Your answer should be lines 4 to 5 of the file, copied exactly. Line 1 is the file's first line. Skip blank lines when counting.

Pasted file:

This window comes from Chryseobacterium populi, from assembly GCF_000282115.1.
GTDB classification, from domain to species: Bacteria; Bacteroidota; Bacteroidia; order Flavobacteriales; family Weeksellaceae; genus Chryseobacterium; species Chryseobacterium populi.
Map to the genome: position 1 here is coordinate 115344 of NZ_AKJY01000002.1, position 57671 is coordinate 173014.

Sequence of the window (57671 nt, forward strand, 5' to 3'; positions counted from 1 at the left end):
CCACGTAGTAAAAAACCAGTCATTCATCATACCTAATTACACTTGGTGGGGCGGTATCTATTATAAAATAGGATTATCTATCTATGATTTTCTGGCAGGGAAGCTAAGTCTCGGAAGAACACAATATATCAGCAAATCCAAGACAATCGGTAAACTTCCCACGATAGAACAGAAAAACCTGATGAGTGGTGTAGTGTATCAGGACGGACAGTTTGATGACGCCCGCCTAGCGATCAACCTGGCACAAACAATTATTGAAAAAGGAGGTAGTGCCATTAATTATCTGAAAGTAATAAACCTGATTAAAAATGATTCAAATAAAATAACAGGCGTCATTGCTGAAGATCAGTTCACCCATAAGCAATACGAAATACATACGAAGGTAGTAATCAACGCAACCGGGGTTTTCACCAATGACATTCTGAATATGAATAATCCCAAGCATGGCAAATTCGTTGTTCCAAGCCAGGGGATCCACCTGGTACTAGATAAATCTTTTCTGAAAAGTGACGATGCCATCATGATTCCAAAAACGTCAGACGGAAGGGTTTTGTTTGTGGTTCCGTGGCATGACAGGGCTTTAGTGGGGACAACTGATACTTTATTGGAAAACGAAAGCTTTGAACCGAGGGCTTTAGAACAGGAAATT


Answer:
Sequence of the window (57671 nt, forward strand, 5' to 3'; positions counted from 1 at the left end):
CCACGTAGTAAAAAACCAGTCATTCATCATACCTAATTACACTTGGTGGGGCGGTATCTATTATAAAATAGGATTATCTATCTATGATTTTCTGGCAGGGAAGCTAAGTCTCGGAAGAACACAATATATCAGCAAATCCAAGACAATCGGTAAACTTCCCACGATAGAACAGAAAAACCTGATGAGTGGTGTAGTGTATCAGGACGGACAGTTTGATGACGCCCGCCTAGCGATCAACCTGGCACAAACAATTATTGAAAAAGGAGGTAGTGCCATTAATTATCTGAAAGTAATAAACCTGATTAAAAATGATTCAAATAAAATAACAGGCGTCATTGCTGAAGATCAGTTCACCCATAAGCAATACGAAATACATACGAAGGTAGTAATCAACGCAACCGGGGTTTTCACCAATGACATTCTGAATATGAATAATCCCAAGCATGGCAAATTCGTTGTTCCAAGCCAGGGGATCCACCTGGTACTAGATAAATCTTTTCTGAAAAGTGACGATGCCATCATGATTCCAAAAACGTCAGACGGAAGGGTTTTGTTTGTGGTTCCGTGGCATGACAGGGCTTTAGTGGGGACAACTGATACTTTATTGGAAAACGAAAGCTTTGAACCGAGGGCTTTAGAACAGGAAATT